The policy, which is as clear as day to see, is one of co-opting the totality of the right to remember the Rising in order to do such an appalling job of it so that no one in Ireland will ever want to go through it again.
Let’s cut to the chase; the 1916 Rising was never their history. It has always been the story of an incomplete revolution, a revolution that even today threatens to turn their incomplete and failed state upon its head.
A century later, in Austerity Ireland, the image of the surrender has been adopted as a symbol of the struggle against a new type of national oppression – corporate imperialism. At some point over the past week a piece of Banksy-'esque' street art tagged to suggest it was the work of Banksy (which the real Banksy has denied), featuring Pearse surrendering to property developers, appeared on Moore Street.
Rebellion is a symptom of something else that’s going on. As spectacle it is working hard to replicate the icon of Irish revolutionary memory, and the poor dialogue is not without its genius. Few of the conversations in the programme are geared towards deepening the viewer's understanding of the persons involved, but it is retelling (or revising) the history.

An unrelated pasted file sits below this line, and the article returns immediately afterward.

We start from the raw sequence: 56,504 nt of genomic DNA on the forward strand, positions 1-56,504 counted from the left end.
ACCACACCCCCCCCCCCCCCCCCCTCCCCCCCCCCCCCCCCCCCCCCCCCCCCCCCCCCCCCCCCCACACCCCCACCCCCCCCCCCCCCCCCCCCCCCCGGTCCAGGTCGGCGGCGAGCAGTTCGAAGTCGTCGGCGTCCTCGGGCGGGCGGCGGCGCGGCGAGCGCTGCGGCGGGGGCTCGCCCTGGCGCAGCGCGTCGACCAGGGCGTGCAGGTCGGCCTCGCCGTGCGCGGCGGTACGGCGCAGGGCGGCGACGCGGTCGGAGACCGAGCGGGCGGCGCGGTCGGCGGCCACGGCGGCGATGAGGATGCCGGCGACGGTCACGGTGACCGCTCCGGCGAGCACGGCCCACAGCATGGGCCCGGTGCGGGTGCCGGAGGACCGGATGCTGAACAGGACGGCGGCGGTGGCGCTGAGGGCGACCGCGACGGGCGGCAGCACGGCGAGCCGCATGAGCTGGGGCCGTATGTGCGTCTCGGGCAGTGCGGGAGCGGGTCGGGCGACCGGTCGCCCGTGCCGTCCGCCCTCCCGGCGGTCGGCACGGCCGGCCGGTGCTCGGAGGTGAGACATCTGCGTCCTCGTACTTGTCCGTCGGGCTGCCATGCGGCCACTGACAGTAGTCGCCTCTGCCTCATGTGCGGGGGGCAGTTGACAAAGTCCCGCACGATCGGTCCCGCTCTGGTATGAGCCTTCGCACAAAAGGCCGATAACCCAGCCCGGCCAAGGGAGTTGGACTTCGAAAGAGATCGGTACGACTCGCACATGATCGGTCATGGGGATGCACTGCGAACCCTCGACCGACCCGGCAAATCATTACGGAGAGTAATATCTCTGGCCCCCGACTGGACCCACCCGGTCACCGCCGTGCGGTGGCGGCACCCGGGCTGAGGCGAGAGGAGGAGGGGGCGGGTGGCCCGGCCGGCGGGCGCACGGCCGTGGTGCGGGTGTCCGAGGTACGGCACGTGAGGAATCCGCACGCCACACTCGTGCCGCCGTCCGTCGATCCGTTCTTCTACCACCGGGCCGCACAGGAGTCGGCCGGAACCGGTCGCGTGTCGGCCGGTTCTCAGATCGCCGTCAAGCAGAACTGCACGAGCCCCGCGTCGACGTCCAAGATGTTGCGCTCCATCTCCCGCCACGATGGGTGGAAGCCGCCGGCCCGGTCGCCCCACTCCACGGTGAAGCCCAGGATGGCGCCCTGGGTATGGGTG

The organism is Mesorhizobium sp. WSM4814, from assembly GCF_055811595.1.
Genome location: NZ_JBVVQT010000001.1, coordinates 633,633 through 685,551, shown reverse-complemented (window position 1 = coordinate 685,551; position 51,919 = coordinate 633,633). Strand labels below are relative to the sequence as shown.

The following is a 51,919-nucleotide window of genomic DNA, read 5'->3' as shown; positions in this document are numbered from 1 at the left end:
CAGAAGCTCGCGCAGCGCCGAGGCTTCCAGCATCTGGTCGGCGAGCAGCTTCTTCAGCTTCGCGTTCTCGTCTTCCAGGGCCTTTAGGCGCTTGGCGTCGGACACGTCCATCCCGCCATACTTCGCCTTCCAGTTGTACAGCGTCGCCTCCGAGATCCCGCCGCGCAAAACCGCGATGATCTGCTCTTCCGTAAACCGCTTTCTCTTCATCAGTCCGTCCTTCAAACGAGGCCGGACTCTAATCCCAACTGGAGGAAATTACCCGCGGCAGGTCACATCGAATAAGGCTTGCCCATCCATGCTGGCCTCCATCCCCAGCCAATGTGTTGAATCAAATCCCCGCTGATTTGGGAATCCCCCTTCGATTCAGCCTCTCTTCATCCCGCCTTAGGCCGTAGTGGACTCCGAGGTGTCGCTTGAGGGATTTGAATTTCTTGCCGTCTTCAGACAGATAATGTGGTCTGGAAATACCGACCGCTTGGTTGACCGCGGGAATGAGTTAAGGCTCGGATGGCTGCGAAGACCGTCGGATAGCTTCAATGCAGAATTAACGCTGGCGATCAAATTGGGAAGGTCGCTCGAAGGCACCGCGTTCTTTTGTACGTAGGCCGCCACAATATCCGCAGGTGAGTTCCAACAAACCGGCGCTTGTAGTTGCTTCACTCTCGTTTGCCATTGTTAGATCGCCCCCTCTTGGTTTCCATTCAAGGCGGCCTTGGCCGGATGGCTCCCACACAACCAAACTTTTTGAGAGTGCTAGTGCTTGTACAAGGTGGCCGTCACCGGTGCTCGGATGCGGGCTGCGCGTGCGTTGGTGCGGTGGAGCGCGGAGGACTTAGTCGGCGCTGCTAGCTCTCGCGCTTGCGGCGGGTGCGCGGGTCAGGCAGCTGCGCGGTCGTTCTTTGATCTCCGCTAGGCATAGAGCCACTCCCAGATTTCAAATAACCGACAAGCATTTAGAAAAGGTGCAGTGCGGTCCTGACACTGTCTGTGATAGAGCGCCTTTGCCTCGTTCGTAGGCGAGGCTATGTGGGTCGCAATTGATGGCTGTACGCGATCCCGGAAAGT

Frustratingly, with the centenary of the 1916 Easter Rising approaching, I know myself too well to trust that my lips will stay sealed during the commemorations. So I have determined to lay my cards out on the table; partly to help me make sense of my own thinking on the events and their present significance, … Continue reading Our Children will Win it by a Better Deed